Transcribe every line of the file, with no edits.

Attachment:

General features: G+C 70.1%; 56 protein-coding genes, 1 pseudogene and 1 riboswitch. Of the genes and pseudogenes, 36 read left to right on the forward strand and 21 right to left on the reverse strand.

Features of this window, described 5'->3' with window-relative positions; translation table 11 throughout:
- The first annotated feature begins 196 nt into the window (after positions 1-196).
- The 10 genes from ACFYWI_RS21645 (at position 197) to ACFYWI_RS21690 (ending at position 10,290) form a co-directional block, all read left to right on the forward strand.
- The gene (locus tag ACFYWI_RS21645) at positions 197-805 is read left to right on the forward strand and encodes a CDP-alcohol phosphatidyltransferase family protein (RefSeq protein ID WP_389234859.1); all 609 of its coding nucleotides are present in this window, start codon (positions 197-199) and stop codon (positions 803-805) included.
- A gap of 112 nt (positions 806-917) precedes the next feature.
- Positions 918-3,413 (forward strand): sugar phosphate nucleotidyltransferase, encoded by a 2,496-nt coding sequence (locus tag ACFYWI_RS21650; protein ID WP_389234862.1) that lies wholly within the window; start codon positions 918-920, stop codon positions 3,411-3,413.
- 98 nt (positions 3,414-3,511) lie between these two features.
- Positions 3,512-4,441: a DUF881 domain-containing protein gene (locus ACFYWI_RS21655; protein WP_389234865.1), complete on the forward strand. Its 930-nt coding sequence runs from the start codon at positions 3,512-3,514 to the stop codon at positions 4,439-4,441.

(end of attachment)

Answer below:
General features: G+C 70.1%; 56 protein-coding genes, 1 pseudogene and 1 riboswitch. Of the genes and pseudogenes, 36 read left to right on the forward strand and 21 right to left on the reverse strand.

Features of this window, described 5'->3' with window-relative positions; translation table 11 throughout:
- The first annotated feature begins 196 nt into the window (after positions 1-196).
- The 10 genes from ACFYWI_RS21645 (at position 197) to ACFYWI_RS21690 (ending at position 10,290) form a co-directional block, all read left to right on the forward strand.
- The gene (locus tag ACFYWI_RS21645) at positions 197-805 is read left to right on the forward strand and encodes a CDP-alcohol phosphatidyltransferase family protein (RefSeq protein ID WP_389234859.1); all 609 of its coding nucleotides are present in this window, start codon (positions 197-199) and stop codon (positions 803-805) included.
- A gap of 112 nt (positions 806-917) precedes the next feature.
- Positions 918-3,413 (forward strand): sugar phosphate nucleotidyltransferase, encoded by a 2,496-nt coding sequence (locus tag ACFYWI_RS21650; protein ID WP_389234862.1) that lies wholly within the window; start codon positions 918-920, stop codon positions 3,411-3,413.
- 98 nt (positions 3,414-3,511) lie between these two features.
- Positions 3,512-4,441: a DUF881 domain-containing protein gene (locus ACFYWI_RS21655; protein WP_389234865.1), complete on the forward strand. Its 930-nt coding sequence runs from the start codon at positions 3,512-3,514 to the stop codon at positions 4,439-4,441.